Despite facing numerous challenges – a visual impairment that cut short her career as a radiographer, ill health and then, last year, the loss of her home in the devasting floods in KwaZulu Natal – Mbali Ngcamu has been steadfast in her determination to make the world better and more inclusive.
Her thesis, titled “The effects of sauerkraut on human health, nutrition and food security: a review of the literature”, looks at ways in which cabbage can be processed locally to improve food security and nutrition.
Her desire to better understand issues affecting local communities has long been the motivation for her studies. When an eye condition prevented her from working as a radiographer, Ngcamu opened a bakery franchise to support her son and her siblings. Unfortunately, she was forced to close it because of the “oppressive and discriminatory” treatment of African women in business.
“I was not ready to give up,” she says. With a desire to help other women entrepreneurs, she completed a BA in Social Sciences and a BCom in Small Business Development. She then enrolled for a postgraduate Diploma in Disability Studies at the University of Cape Town to explore the challenges disabled women entrepreneurs face. Interested in ways in which businesses could accommodate more people with disabilities, she started an MPhil in Inclusive Innovation.
When diagnosed with a thyroid condition that almost killed her, Ngcamu decided to register for a Diploma in Nutrition to explore the role of food in optimal health. Realising that fermented foods have a significant role to play in healing the body, she registered a company that advocated for the elimination of foods negatively affecting the gut.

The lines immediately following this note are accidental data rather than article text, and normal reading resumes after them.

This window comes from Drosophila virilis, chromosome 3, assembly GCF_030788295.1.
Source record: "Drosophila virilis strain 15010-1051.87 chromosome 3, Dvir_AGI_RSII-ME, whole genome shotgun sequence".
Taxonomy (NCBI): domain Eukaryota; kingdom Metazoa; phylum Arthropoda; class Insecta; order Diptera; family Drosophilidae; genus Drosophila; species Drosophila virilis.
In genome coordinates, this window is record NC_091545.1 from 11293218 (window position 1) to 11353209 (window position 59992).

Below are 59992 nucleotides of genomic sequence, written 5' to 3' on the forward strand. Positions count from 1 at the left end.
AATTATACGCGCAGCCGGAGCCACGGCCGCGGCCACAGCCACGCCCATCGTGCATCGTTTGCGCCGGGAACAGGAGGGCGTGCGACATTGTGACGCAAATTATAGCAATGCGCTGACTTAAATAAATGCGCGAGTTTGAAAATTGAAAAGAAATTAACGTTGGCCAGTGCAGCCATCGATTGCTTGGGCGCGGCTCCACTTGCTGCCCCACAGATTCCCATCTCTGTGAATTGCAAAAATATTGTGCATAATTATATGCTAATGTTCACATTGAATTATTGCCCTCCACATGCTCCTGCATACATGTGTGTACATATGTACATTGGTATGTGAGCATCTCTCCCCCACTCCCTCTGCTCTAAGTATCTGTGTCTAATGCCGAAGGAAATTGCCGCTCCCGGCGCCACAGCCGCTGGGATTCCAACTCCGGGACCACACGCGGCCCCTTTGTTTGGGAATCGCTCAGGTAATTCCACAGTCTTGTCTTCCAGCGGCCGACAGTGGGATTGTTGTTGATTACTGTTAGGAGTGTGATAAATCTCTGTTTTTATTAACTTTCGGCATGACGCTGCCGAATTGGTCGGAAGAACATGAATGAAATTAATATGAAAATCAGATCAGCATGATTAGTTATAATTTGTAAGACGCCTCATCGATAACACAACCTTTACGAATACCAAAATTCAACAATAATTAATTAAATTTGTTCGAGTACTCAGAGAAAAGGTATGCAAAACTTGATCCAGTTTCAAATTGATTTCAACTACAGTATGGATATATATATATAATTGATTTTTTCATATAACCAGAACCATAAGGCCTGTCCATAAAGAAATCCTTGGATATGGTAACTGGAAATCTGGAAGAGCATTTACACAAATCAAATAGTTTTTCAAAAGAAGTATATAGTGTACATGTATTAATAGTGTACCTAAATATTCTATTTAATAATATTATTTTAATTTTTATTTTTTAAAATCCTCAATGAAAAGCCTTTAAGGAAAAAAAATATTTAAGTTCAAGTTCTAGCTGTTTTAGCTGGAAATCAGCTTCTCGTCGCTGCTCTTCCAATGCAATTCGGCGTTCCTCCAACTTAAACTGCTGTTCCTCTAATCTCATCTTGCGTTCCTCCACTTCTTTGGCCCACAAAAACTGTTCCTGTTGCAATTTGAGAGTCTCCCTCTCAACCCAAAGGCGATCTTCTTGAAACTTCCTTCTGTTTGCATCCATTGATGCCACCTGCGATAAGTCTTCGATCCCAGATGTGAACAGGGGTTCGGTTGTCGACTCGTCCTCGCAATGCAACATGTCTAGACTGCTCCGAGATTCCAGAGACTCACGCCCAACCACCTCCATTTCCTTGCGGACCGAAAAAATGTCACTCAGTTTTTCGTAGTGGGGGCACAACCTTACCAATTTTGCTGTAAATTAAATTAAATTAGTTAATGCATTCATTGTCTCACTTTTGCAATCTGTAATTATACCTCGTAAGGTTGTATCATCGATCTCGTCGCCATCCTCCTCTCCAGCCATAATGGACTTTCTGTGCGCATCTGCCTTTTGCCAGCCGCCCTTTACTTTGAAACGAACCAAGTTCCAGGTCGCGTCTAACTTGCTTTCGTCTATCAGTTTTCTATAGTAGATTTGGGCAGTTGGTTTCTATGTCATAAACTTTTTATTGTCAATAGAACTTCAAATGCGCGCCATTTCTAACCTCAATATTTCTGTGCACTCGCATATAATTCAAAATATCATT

Again, a desire to know more set her on a new academic path. After experimenting on herself by using products brewed and fermented in her kitchen, Ngcamu decided she wanted to study the impact of fermented food on the body. She enrolled at SU and narrowed her focus of study to look at how cabbage, which is grown widely in South Africa, can help eradicate malnutrition and food insecurity.
“By taking our own health seriously and into our own hands by choosing what we eat, we can one day have a country free of malnourished children with stunted growth,” she says.
Ngcamu’s impaired vision has been a constant challenge throughout her academic career. “I never expected the amount of reading I would need to do.” While she often struggled to explain to course convenors that she was unable to access information because of her eyesight, she experienced “amazing” support from SU’s Disability Unit. With the Unit’s support and funding, she had access to the appropriate software to convert articles into an accessible format.
Everything was on track for Ngcamu to complete her MSc, until the devasting floods in KwaZulu-Natal last year destroyed her home.
Not only did it leave her family without a roof over their heads, but her laptop with its assistive technology was also lost. “Only a visually impaired person will understand what it means to try and get by without the software.”
Ngcamu decided to relocate to the Western Cape to get the help she needed and finish her thesis. She credits her supervisor, Prof Gunnar Sigge, associate professor and Head of the Department of Food Science, as well as the staff at the Faculty of AgriSciences, including Julia Harper and Anneke Muller, for her success.
This indomitable entrepreneur and academic is far from nearing the end of her pursuit of knowledge. She set up a practice dealing with gut health, and she is working on a food bank project with the Technology Innovation Agency (in KwaZulu-Natal). Future plans include commencing with a PhD in 2024.
Photographer: Stefan Els